Research indicates that replacing other types of fats with olive oil helps people lose weight without additional food restriction or physical activity. A number of studies showed that when people substituted olive oil for saturated fat, they ate less food and either maintained their weight or actually lost weight. Several other studies indicate that olive oil enhances the body's breakdown of stored fat.
A key cause of the degeneration of cells is the build up of free radicals, which are produced by the oxidization of the fatty tissues of the body. Vitamin E, phenols and other anti-oxidizing substances protect the body from the negative effects of free radicals. Olive oil contains a high percentage of phenols and vitamin E and as a result helps delay the ageing process.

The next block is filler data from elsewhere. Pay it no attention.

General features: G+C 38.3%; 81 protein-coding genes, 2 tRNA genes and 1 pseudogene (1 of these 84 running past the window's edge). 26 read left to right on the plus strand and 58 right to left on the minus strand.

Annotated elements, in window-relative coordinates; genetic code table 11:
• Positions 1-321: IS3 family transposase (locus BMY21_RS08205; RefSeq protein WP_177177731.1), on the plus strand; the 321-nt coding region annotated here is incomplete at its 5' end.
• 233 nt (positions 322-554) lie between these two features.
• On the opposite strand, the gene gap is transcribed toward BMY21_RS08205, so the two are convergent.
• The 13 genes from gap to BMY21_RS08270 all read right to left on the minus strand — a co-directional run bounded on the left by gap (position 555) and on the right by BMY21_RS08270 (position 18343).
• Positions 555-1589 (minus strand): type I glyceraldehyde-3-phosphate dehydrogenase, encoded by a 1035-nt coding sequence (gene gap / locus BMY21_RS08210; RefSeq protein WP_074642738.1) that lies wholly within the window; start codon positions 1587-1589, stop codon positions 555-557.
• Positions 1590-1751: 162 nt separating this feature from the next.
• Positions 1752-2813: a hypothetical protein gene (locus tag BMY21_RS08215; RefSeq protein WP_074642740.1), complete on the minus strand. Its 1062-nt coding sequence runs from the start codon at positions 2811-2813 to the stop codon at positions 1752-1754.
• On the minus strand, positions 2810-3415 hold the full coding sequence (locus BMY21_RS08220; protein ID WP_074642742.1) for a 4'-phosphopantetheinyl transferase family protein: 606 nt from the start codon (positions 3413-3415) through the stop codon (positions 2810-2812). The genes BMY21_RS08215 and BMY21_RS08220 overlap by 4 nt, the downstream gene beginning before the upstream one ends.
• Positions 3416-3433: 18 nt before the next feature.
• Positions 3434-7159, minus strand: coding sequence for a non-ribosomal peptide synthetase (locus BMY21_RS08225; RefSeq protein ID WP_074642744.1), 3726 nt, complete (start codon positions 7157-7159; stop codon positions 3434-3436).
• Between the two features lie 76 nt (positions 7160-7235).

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Olive oil has been claimed to be an aphrodisiac. The high levels of Vitamin E contained in olive oil are said to improve your sex life. On Crete, olive oil was given to newly weds who had to eat bread soaked in the first olive oil of the year. This ensured that their sex life got off to a very good start.
Olive oil contains monounsaturated fat, which can lower your risk of heart disease by reducing the ‘bad’ cholesterol levels in your blood. In contrast, saturated and trans fats found in butter, other cooking oils and hydrogenated margarines increase your risk of heart disease by increasing your total cholesterol levels. Replacing other fats in your diet with olive oil is therefore a really good move. Olive oil is the healthiest oil with no cholesterol and is rich in vitamins.
Diabetics or those at risk from diabetes are advised to combine a low-fat, high-carbohydrate diet with olive oil. Studies have shown this combination is better able to control blood sugar levels compared to a diet that consists entirely of low-fat meals.